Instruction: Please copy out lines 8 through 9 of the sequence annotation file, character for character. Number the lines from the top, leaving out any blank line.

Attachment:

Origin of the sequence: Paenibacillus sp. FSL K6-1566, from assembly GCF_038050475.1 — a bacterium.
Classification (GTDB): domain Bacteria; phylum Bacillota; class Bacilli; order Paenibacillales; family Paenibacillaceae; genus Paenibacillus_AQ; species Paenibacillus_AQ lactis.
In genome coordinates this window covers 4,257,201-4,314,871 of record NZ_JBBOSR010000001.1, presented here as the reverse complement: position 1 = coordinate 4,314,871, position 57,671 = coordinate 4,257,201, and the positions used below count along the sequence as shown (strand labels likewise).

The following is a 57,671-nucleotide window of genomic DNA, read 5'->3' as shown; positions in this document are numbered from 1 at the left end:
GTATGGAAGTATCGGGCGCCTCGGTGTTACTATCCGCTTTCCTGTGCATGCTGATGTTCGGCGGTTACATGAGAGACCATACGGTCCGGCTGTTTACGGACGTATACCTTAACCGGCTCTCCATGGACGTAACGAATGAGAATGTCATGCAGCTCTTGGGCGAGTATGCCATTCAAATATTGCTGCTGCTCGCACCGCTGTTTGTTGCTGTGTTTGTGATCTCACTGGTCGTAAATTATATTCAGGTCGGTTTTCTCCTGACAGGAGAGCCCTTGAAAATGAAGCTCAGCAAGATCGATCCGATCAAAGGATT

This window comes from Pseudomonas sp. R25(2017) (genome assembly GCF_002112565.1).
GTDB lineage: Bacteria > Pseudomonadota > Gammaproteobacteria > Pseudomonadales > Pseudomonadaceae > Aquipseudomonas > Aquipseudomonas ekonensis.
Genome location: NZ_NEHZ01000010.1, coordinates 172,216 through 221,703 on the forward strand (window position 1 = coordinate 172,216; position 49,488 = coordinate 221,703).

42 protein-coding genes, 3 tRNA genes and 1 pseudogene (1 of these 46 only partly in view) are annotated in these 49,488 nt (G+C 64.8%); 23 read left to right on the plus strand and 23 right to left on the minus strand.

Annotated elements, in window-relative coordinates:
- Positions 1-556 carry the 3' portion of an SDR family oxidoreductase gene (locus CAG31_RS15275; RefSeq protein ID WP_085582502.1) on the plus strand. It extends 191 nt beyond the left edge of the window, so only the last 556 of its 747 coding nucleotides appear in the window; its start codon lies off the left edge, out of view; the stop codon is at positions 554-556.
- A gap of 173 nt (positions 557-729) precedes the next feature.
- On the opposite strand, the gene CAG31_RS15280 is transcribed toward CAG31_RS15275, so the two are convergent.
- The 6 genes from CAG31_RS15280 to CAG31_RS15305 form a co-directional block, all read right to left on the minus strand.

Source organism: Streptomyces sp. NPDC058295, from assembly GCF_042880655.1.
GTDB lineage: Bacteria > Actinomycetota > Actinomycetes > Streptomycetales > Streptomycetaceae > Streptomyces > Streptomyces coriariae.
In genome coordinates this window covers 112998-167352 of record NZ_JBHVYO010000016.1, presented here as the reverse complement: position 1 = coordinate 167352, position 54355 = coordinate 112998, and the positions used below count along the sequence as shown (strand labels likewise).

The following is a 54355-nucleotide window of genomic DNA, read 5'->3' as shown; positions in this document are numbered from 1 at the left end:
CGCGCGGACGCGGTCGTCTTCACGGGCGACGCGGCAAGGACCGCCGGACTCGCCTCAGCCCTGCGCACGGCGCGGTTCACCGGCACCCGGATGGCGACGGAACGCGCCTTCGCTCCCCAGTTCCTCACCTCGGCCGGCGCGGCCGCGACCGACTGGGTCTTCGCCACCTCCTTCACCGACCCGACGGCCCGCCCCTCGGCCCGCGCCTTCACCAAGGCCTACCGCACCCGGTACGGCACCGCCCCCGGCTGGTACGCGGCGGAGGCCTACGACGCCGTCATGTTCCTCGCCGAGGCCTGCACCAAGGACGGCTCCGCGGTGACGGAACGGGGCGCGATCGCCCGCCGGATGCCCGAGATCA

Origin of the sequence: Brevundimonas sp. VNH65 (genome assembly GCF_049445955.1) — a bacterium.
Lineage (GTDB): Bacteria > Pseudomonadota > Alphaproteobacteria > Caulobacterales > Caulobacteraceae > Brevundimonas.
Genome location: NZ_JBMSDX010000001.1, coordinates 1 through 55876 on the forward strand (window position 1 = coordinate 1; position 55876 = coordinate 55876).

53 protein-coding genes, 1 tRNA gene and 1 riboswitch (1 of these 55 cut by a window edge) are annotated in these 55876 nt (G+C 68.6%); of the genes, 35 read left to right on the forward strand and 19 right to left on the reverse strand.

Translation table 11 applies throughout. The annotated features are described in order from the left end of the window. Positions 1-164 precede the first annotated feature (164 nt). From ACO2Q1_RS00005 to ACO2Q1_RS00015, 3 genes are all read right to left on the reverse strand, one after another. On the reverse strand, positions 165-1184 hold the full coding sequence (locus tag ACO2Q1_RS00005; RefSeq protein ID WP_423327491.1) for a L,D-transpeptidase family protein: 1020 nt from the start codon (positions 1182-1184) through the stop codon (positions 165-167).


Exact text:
Genome location: NZ_NEHZ01000010.1, coordinates 172,216 through 221,703 on the forward strand (window position 1 = coordinate 172,216; position 49,488 = coordinate 221,703).

42 protein-coding genes, 3 tRNA genes and 1 pseudogene (1 of these 46 only partly in view) are annotated in these 49,488 nt (G+C 64.8%); 23 read left to right on the plus strand and 23 right to left on the minus strand.